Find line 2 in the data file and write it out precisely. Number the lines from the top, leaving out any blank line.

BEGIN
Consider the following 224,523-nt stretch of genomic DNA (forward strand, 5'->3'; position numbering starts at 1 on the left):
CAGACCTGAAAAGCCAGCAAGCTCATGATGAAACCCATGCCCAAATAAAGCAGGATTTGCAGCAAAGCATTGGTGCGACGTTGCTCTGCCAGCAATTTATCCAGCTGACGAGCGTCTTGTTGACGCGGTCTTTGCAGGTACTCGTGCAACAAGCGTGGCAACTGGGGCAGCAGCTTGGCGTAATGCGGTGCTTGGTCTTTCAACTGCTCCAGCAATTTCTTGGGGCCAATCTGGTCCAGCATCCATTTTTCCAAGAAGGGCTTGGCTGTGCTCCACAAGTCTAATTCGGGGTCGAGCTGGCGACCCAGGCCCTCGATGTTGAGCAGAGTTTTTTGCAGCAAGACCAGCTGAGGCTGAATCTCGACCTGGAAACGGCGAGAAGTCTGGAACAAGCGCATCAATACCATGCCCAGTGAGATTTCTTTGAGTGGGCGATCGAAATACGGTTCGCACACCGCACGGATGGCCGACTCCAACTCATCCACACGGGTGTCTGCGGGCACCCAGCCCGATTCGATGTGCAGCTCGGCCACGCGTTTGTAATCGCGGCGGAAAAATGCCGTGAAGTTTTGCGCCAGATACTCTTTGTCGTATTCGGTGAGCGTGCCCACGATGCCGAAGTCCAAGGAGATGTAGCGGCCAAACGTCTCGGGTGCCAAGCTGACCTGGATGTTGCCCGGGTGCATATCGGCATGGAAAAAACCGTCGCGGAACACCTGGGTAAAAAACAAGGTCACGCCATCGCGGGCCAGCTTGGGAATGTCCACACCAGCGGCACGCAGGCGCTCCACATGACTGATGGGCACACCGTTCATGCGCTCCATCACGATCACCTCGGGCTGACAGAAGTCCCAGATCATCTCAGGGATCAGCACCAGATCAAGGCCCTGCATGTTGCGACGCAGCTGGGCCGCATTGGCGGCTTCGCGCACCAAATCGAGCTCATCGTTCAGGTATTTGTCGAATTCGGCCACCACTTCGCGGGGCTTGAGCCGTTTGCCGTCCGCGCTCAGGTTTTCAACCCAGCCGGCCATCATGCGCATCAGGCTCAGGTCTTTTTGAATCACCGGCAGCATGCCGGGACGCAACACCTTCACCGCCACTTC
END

CAGACCTGAAAAGCCAGCAAGCTCATGATGAAACCCATGCCCAAATAAAGCAGGATTTGCAGCAAAGCATTGGTGCGACGTTGCTCTGCCAGCAATTTATCCAGCTGACGAGCGTCTTGTTGACGCGGTCTTTGCAGGTACTCGTGCAACAAGCGTGGCAACTGGGGCAGCAGCTTGGCGTAATGCGGTGCTTGGTCTTTCAACTGCTCCAGCAATTTCTTGGGGCCAATCTGGTCCAGCATCCATTTTTCCAAGAAGGGCTTGGCTGTGCTCCACAAGTCTAATTCGGGGTCGAGCTGGCGACCCAGGCCCTCGATGTTGAGCAGAGTTTTTTGCAGCAAGACCAGCTGAGGCTGAATCTCGACCTGGAAACGGCGAGAAGTCTGGAACAAGCGCATCAATACCATGCCCAGTGAGATTTCTTTGAGTGGGCGATCGAAATACGGTTCGCACACCGCACGGATGGCCGACTCCAACTCATCCACACGGGTGTCTGCGGGCACCCAGCCCGATTCGATGTGCAGCTCGGCCACGCGTTTGTAATCGCGGCGGAAAAATGCCGTGAAGTTTTGCGCCAGATACTCTTTGTCGTATTCGGTGAGCGTGCCCACGATGCCGAAGTCCAAGGAGATGTAGCGGCCAAACGTCTCGGGTGCCAAGCTGACCTGGATGTTGCCCGGGTGCATATCGGCATGGAAAAAACCGTCGCGGAACACCTGGGTAAAAAACAAGGTCACGCCATCGCGGGCCAGCTTGGGAATGTCCACACCAGCGGCACGCAGGCGCTCCACATGACTGATGGGCACACCGTTCATGCGCTCCATCACGATCACCTCGGGCTGACAGAAGTCCCAGATCATCTCAGGGATCAGCACCAGATCAAGGCCCTGCATGTTGCGACGCAGCTGGGCCGCATTGGCGGCTTCGCGCACCAAATCGAGCTCATCGTTCAGGTATTTGTCGAATTCGGCCACCACTTCGCGGGGCTTGAGCCGTTTGCCGTCCGCGCTCAGGTTTTCAACCCAGCCGGCCATCATGCGCATCAGGCTCAGGTCTTTTTGAATCACCGGCAGCATGCCGGGACGCAACACCTTCACCGCCACTTC